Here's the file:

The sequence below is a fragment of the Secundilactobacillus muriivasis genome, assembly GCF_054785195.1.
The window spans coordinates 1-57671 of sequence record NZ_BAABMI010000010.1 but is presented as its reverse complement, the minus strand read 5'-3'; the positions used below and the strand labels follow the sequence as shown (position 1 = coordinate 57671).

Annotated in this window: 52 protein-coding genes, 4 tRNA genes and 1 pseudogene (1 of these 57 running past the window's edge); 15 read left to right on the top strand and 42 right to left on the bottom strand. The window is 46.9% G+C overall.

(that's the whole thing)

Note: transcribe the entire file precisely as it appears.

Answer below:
The sequence below is a fragment of the Secundilactobacillus muriivasis genome, assembly GCF_054785195.1.
The window spans coordinates 1-57671 of sequence record NZ_BAABMI010000010.1 but is presented as its reverse complement, the minus strand read 5'-3'; the positions used below and the strand labels follow the sequence as shown (position 1 = coordinate 57671).

Annotated in this window: 52 protein-coding genes, 4 tRNA genes and 1 pseudogene (1 of these 57 running past the window's edge); 15 read left to right on the top strand and 42 right to left on the bottom strand. The window is 46.9% G+C overall.